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Bomb suspect is called delusional

Mailbox blasts had injured six

ROCHESTER, Minn. -- A man accused in a series of mailbox bombings in the Midwest is delusional and should not be freed because he's too great a risk to society, a government psychologist testified yesterday.

Dr. Andrew Simcox said Lucas Helder, 23, believes that he vibrates at a certain pitch and can fly out of his body and that physical death is insignificant because it just moves people to a higher plane of consciousness.

Helder earlier was declared incompetent to stand trial on charges that he planted pipe bombs and antigovernment notes in rural mailboxes in Iowa and four other states in May 2002.

Several bombs exploded, injuring four postal workers and two Iowa women.

The explosions shut down mail delivery in several rural Midwestern communities.

A US magistrate heard arguments yesterday at the Federal Medical Center in Rochester on whether Helder is so likely to hurt others that he should be committed indefinitely for mental health treatment.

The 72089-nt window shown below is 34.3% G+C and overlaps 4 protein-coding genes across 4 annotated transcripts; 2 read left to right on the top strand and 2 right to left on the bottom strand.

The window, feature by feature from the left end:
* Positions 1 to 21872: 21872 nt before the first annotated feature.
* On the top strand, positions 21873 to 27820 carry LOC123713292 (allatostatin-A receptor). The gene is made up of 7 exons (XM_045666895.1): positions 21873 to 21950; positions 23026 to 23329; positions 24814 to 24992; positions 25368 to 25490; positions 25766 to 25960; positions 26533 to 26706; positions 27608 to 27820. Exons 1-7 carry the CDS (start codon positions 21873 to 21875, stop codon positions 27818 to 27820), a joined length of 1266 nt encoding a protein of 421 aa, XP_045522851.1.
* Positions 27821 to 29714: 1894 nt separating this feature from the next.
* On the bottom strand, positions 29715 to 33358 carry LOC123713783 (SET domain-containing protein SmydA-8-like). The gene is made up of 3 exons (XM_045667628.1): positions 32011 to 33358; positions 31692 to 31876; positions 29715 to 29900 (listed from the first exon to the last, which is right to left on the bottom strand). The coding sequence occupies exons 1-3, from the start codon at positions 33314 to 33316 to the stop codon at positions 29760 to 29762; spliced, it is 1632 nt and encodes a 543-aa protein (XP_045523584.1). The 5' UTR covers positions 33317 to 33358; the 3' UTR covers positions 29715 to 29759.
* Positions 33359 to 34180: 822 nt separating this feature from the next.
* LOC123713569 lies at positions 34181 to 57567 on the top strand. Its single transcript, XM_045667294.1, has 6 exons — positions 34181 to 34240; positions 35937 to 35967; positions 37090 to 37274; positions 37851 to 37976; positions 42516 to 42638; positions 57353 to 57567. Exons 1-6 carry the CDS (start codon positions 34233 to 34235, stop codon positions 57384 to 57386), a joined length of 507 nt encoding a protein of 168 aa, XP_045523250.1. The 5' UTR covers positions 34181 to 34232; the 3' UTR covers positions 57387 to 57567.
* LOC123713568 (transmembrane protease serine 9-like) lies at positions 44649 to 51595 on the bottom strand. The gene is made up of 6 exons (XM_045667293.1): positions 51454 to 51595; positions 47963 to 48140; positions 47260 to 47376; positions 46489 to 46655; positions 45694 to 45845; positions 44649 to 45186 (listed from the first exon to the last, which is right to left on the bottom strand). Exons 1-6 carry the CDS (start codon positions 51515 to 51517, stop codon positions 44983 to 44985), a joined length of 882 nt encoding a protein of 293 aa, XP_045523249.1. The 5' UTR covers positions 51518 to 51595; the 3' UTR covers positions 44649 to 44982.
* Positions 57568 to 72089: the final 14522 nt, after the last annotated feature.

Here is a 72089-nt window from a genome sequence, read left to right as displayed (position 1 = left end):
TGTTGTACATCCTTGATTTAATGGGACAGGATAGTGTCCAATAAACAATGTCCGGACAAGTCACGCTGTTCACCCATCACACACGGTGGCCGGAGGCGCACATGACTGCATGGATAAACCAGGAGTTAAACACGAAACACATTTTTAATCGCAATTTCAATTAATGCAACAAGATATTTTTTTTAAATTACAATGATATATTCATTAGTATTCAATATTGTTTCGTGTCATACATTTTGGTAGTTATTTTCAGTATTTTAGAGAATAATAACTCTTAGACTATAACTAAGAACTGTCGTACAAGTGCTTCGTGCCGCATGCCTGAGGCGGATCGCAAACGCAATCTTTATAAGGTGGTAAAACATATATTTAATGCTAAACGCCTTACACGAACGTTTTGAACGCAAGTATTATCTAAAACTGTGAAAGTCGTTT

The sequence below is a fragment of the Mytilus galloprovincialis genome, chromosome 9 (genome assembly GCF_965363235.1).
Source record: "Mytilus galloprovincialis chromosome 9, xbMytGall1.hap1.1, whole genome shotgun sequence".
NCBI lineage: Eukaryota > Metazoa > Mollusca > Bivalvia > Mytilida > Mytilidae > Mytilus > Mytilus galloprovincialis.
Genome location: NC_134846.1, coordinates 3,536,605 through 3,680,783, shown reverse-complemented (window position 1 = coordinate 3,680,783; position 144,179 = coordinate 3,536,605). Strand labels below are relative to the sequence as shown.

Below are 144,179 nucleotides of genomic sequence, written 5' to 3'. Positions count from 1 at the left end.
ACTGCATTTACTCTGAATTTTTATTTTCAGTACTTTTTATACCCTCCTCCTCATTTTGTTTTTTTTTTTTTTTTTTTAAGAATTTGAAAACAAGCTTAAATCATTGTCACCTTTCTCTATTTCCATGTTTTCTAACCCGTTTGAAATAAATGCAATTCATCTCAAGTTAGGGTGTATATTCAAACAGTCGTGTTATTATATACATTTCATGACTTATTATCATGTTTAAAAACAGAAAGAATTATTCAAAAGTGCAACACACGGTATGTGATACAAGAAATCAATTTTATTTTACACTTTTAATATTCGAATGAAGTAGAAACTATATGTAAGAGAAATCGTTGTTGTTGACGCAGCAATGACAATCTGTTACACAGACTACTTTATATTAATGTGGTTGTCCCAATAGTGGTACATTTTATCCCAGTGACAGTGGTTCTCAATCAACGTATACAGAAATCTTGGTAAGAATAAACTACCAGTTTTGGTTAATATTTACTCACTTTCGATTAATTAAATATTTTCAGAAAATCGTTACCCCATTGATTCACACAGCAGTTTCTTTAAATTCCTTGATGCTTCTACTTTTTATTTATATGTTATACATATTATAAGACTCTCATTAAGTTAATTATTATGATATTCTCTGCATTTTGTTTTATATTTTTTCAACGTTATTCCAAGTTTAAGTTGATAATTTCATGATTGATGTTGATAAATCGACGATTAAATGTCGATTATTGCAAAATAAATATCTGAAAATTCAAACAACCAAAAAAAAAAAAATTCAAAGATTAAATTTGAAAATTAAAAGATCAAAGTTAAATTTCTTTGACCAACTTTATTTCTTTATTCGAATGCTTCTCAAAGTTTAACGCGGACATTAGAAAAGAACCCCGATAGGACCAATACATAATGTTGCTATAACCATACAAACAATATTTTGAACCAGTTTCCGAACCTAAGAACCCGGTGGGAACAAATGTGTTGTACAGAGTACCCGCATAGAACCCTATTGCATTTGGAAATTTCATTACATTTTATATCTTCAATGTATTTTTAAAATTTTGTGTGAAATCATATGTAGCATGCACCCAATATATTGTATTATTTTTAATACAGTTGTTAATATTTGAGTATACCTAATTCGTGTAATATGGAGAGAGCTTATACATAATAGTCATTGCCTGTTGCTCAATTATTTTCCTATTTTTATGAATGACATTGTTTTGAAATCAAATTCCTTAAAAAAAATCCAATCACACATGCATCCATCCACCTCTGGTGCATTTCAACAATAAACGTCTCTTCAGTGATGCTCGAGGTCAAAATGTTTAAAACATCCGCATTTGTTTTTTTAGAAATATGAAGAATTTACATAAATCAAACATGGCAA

The magistrate did not immediately make a recommendation.

Simcox, a psychologist at the medical center, testified that Helder talks of a ''worldwide ascension" in the year 2011 that will be akin to heaven on Earth and believed he could bring about such an ascension earlier by making people aware of it.

After his capture, authorities said, Helder said he selected mailboxes in areas across the Midwest to form a pattern of a smiley face.

Simcox said medical health professionals on both sides of the case agree that Helder, of Pine Island, has schizo-affective disorder.

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